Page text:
Not sure if that makes sense, so please hack it to pieces! 


@shedsue think this may link to the above: RD Lankes arguing, unusually, in favour of the Libraries are Obsolete motion at a recent Oxford style debate http://quartz.syr.edu/blog/?p=1567


@tomroper There've been a lot of attempts at library manifestos over the years, at various levels of the explicitly political. But I wonder how something meaningful can be constructed at a gathering where few if any library users are present.

@alan_wylie In response to @antlerboy - I don't know of any user groups, campaigners/defenders or authors who believe that libraries should never change but you are right there are lots who'll "fight to the death to keep 'em" As for these "defenders" et al not really speaking for the broad public I think they probably stand a better chance of achieving this than a consultant and a room full of library staff would!

And as for Library Camp writing a political manifesto for libraries I was under the impression that it was neutral and non-political organisation (if such a thing exists!)

@walkyouhome I was under the impression that LibraryCamp isn't an advocacy campaign for libraries, so perhaps this session runs counter to the stated aims of the event.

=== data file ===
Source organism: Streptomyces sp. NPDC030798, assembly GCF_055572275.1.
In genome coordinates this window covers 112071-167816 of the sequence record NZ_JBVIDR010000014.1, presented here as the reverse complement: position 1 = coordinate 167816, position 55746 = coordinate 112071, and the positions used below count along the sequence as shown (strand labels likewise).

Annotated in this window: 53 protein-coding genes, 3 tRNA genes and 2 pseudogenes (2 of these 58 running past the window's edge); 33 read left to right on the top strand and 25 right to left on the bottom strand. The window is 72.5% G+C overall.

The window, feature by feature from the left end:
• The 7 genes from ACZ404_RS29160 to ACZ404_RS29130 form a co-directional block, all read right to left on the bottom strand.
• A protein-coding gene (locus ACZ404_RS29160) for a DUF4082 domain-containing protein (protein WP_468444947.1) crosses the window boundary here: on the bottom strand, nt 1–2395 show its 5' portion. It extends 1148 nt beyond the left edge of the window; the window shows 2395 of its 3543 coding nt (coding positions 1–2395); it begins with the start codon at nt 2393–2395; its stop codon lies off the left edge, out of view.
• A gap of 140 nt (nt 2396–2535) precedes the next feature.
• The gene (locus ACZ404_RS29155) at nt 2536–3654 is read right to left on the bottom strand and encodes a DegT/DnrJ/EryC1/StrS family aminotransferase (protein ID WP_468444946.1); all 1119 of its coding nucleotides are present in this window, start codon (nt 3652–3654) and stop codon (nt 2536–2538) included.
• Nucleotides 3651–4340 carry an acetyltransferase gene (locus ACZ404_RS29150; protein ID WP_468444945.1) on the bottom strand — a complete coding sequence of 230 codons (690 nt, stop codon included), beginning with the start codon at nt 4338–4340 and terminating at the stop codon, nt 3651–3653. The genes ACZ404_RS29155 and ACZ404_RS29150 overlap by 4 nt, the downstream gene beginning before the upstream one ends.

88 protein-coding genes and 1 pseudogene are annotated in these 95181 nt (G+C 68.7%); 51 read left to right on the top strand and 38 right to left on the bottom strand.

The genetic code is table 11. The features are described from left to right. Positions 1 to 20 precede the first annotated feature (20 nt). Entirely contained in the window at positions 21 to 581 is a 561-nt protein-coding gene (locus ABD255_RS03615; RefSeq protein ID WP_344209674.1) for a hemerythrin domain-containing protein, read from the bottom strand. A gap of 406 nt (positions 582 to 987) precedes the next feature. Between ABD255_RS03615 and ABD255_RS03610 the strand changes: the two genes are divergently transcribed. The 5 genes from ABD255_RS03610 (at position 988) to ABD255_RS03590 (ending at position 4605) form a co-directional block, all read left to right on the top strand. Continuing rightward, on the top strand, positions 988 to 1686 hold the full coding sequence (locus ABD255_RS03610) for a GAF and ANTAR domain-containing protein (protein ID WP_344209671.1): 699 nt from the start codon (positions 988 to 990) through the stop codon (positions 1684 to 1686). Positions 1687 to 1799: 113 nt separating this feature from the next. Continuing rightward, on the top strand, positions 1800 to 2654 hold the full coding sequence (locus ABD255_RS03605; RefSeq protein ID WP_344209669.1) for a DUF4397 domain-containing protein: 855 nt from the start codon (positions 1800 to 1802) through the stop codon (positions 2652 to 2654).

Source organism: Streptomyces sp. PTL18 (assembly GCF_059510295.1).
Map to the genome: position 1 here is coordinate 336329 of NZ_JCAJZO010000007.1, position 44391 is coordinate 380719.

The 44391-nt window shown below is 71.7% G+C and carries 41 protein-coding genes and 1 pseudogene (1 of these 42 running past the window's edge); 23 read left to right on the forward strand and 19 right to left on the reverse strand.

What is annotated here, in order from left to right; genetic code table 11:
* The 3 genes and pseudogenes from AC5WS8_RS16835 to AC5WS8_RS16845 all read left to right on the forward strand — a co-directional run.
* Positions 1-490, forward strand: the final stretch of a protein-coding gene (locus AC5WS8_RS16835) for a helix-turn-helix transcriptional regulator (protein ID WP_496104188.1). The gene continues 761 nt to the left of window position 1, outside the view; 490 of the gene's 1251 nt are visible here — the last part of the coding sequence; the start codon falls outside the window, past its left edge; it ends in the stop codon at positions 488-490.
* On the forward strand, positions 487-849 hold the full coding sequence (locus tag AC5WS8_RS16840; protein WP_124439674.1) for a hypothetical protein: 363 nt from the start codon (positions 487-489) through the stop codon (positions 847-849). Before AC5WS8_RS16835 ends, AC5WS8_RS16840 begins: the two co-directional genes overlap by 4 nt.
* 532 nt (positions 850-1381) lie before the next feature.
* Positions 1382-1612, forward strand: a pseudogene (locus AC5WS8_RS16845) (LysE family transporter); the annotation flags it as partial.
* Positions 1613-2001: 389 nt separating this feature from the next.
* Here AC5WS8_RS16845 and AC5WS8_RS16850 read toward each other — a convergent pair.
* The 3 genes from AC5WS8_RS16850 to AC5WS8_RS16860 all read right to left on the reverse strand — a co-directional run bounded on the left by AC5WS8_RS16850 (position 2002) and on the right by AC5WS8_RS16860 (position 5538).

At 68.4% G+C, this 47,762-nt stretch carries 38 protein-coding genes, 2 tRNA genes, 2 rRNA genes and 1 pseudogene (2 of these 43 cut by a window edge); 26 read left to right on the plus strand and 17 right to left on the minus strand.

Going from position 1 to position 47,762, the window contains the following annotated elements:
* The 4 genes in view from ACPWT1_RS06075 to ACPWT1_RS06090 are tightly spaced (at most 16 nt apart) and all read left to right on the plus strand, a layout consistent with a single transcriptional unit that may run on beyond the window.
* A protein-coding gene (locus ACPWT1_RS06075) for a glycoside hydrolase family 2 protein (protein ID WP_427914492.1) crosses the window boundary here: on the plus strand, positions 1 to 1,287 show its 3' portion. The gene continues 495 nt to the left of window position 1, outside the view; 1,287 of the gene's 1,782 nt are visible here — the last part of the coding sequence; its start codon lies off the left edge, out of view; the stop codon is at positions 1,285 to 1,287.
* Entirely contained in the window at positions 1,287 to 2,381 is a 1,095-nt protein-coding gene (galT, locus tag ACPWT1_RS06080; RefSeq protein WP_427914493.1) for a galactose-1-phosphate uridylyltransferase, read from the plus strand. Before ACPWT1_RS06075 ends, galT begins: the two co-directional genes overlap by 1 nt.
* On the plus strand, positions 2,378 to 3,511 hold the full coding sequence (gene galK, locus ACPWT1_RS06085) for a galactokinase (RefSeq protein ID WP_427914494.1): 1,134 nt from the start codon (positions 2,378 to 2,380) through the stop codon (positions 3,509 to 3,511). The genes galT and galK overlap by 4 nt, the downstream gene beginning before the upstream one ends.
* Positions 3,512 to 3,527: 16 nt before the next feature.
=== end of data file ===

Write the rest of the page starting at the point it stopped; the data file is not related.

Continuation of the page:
2 comments:

  1. Well, I did invite people to rip it apart! Clearly some serious rethinking is required - and that RD Lankes piece looks fascinating and requires a really good read.

    @walkyouhome, I commented on @richardveevers definition in the other post that while *librarycamp* is neutral and isn't an advocacy campaign, I don't think that means we all have to be neutral and can't use the container to practice, prepare and hone our advocacy - and be intensely political in our plotting to help libraries assume their powerful place in society ...

    @alan_wylie you're right that the defenders and the public are where it is at right now in terms of saving libraries, but I stand by my thinking that I don't hear *enough* really inspiring things that make me want to get out on the streets and campaign for libraries because of what they can offer (rather than because of what we might lose). There are some - I do think voices for the library do a good job, and I think John Dolan talks a lot of sense - and I know some of the reasons why I'm passionate about libraries personally.